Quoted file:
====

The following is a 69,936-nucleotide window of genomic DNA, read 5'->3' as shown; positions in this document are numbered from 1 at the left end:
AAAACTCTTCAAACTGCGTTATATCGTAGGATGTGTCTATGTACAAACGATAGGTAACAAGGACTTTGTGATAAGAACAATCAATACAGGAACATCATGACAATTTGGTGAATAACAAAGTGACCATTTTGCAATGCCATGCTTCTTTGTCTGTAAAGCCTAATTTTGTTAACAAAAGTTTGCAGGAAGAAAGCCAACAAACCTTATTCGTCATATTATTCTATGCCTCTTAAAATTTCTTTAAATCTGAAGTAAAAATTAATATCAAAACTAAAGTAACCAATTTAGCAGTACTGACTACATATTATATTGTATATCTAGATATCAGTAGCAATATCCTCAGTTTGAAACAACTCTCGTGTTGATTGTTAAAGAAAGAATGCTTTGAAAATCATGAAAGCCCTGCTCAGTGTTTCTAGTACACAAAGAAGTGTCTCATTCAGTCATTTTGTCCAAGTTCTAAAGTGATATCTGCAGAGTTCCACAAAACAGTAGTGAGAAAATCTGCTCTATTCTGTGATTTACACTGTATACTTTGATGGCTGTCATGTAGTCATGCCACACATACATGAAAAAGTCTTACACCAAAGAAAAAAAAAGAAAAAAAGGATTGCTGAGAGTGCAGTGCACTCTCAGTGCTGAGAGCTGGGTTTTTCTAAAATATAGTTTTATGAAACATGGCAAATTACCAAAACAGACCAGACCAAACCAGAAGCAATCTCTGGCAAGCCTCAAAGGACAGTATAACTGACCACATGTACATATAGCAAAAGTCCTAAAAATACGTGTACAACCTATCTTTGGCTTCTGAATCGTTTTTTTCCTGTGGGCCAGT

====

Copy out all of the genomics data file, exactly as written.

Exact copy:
The following is a 69,936-nucleotide window of genomic DNA, read 5'->3' as shown; positions in this document are numbered from 1 at the left end:
AAAACTCTTCAAACTGCGTTATATCGTAGGATGTGTCTATGTACAAACGATAGGTAACAAGGACTTTGTGATAAGAACAATCAATACAGGAACATCATGACAATTTGGTGAATAACAAAGTGACCATTTTGCAATGCCATGCTTCTTTGTCTGTAAAGCCTAATTTTGTTAACAAAAGTTTGCAGGAAGAAAGCCAACAAACCTTATTCGTCATATTATTCTATGCCTCTTAAAATTTCTTTAAATCTGAAGTAAAAATTAATATCAAAACTAAAGTAACCAATTTAGCAGTACTGACTACATATTATATTGTATATCTAGATATCAGTAGCAATATCCTCAGTTTGAAACAACTCTCGTGTTGATTGTTAAAGAAAGAATGCTTTGAAAATCATGAAAGCCCTGCTCAGTGTTTCTAGTACACAAAGAAGTGTCTCATTCAGTCATTTTGTCCAAGTTCTAAAGTGATATCTGCAGAGTTCCACAAAACAGTAGTGAGAAAATCTGCTCTATTCTGTGATTTACACTGTATACTTTGATGGCTGTCATGTAGTCATGCCACACATACATGAAAAAGTCTTACACCAAAGAAAAAAAAAGAAAAAAAGGATTGCTGAGAGTGCAGTGCACTCTCAGTGCTGAGAGCTGGGTTTTTCTAAAATATAGTTTTATGAAACATGGCAAATTACCAAAACAGACCAGACCAAACCAGAAGCAATCTCTGGCAAGCCTCAAAGGACAGTATAACTGACCACATGTACATATAGCAAAAGTCCTAAAAATACGTGTACAACCTATCTTTGGCTTCTGAATCGTTTTTTTCCTGTGGGCCAGT